Feyerabend uses the example of Galileo to prove his point. He challenges the traditional representation of the Italian scientist as universal champion of truth in the face of obscurantism, and substitutes one of an opportunistic thinker who relied on rhetoric, propaganda and epistemological trickery to support his doctrine of heliocentrism.
Had Galileo been genuinely truth-oriented, he wouldn’t have found sufficient factual ground on which to build his support for Copernicus’ theories. In fact, and contrary to what most people think, the Ptolemaic system was based on much more than biblical references alone: all observations, experimental evidence and “natural interpretations” – what today we would call facts – refuted the motion of the earth.
Galileo had a vision and an objective, and he went to great lengths to defend it. This included the careful selection of some observations at the expense of others of equal value, the manipulation of experiments and the reliance on an instrument, the telescope, whose scientific reliability he very well knew had no theoretical foundation (yet).
The importance of this example, although outdated, is that it defies the image most people have of the truth holder struggling against the establishment to lift the veil of superstition and reveal what’s real. Truth is not revealed; it is discovered. And in this process, anything goes. In Feyerabend words:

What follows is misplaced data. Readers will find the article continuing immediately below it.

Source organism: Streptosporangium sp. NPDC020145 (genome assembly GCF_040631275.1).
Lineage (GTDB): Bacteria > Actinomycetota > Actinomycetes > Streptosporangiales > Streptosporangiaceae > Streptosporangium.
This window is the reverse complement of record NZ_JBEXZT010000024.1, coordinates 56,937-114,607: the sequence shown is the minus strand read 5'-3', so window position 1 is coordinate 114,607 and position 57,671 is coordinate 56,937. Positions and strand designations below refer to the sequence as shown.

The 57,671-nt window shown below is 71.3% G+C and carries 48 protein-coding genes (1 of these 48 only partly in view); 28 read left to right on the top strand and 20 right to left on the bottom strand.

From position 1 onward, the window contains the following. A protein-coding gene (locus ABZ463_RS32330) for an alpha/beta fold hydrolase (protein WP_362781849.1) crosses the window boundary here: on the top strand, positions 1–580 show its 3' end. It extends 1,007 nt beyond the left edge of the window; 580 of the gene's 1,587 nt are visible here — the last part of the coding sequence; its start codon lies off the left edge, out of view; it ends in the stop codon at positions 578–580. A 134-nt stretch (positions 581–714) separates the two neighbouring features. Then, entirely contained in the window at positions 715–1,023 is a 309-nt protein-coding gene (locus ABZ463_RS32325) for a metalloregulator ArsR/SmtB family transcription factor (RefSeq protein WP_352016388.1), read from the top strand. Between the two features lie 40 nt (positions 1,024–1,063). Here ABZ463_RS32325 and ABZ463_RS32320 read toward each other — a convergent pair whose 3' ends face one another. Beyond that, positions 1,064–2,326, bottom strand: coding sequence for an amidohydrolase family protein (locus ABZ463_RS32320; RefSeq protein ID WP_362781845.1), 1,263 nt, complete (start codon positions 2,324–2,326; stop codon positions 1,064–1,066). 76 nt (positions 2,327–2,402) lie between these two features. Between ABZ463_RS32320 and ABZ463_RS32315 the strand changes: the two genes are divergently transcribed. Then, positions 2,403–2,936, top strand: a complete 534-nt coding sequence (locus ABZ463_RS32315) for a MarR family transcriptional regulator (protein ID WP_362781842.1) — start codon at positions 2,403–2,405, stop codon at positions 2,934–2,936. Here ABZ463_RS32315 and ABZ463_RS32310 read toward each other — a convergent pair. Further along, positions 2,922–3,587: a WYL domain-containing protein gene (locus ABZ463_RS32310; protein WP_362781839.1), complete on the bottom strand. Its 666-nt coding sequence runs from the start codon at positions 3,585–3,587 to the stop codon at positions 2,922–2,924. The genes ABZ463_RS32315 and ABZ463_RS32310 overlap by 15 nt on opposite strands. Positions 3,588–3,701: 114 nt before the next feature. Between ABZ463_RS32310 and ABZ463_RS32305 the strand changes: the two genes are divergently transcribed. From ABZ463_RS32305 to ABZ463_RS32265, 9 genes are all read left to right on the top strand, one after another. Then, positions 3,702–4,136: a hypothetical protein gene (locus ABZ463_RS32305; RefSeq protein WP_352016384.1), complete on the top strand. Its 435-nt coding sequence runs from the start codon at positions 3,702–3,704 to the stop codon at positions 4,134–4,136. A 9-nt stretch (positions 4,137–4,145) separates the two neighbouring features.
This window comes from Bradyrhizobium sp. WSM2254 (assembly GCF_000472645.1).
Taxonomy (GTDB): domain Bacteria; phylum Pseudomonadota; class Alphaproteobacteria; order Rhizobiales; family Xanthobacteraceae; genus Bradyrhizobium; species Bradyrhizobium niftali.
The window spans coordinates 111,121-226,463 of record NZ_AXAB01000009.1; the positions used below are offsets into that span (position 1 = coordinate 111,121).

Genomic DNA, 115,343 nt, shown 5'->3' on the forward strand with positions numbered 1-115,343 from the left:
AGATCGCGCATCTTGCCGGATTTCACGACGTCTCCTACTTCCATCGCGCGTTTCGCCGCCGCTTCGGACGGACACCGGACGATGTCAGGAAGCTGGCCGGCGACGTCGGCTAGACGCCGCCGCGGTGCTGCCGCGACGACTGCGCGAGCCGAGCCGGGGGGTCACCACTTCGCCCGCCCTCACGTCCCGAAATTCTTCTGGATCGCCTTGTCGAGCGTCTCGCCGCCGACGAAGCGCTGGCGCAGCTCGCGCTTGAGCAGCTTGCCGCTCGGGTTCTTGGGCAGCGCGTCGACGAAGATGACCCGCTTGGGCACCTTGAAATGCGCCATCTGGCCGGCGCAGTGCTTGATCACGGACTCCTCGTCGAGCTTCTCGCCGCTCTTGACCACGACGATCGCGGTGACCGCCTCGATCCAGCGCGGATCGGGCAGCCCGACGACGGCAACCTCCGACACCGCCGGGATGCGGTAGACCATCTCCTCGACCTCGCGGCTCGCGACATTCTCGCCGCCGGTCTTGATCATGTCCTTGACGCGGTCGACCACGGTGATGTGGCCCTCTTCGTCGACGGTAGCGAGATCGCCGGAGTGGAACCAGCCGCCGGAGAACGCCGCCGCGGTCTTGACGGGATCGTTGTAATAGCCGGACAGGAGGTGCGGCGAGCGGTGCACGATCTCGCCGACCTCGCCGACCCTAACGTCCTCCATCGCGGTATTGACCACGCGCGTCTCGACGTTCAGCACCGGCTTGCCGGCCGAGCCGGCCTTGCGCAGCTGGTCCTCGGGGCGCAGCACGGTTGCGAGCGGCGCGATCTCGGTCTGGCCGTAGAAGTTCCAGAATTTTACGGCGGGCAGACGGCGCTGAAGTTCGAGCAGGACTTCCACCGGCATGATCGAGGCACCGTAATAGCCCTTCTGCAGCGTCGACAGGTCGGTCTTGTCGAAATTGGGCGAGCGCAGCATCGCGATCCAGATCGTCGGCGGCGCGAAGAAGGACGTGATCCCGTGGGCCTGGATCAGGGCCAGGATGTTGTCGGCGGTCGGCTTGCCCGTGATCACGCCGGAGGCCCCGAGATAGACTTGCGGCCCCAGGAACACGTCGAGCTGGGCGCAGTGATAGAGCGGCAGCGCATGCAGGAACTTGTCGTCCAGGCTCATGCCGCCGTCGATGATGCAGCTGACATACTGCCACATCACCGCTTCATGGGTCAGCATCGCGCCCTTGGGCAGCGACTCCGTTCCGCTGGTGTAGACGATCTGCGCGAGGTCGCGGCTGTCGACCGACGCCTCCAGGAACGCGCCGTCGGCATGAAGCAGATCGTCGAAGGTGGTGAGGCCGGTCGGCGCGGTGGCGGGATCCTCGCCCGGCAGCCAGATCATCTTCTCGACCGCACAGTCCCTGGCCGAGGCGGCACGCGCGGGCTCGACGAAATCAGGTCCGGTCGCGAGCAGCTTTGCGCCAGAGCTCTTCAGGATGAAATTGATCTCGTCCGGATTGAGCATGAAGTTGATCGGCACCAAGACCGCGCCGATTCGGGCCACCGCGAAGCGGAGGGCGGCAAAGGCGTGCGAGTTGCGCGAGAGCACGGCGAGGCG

“These ideas survived and now are said to be in agreement with reasons. They survived because prejudice, passion, conceit, errors, sheer pigheadedness, in short because all the elements that characterize the context of discovery, opposed the dictates of reasons and because these irrational elements were permitted to have their way.”
Because of the delicate state of new ideas – which require time to gather sufficient, and shared, evidence – the need to manipulate, twist and selectively hide certain facts is a recurrent theme in the history of knowledge. In this sense, “bullshitting your way through” might well be a necessary tool in the toolbox of the scientist, just like “fake it until you make it” is for that of the entrepreneur.
A more modern example is that of John Boyd, a familiar name for the readers of Ribbonfarm. Both his theoretical views and his communication style shows Boyd’s belief in the idea of speech (production) as an indispensable ingredient in the process of inquiry (discovery). His main legacy, the OODA loop, embodies his view of reality as an ever-changing substance.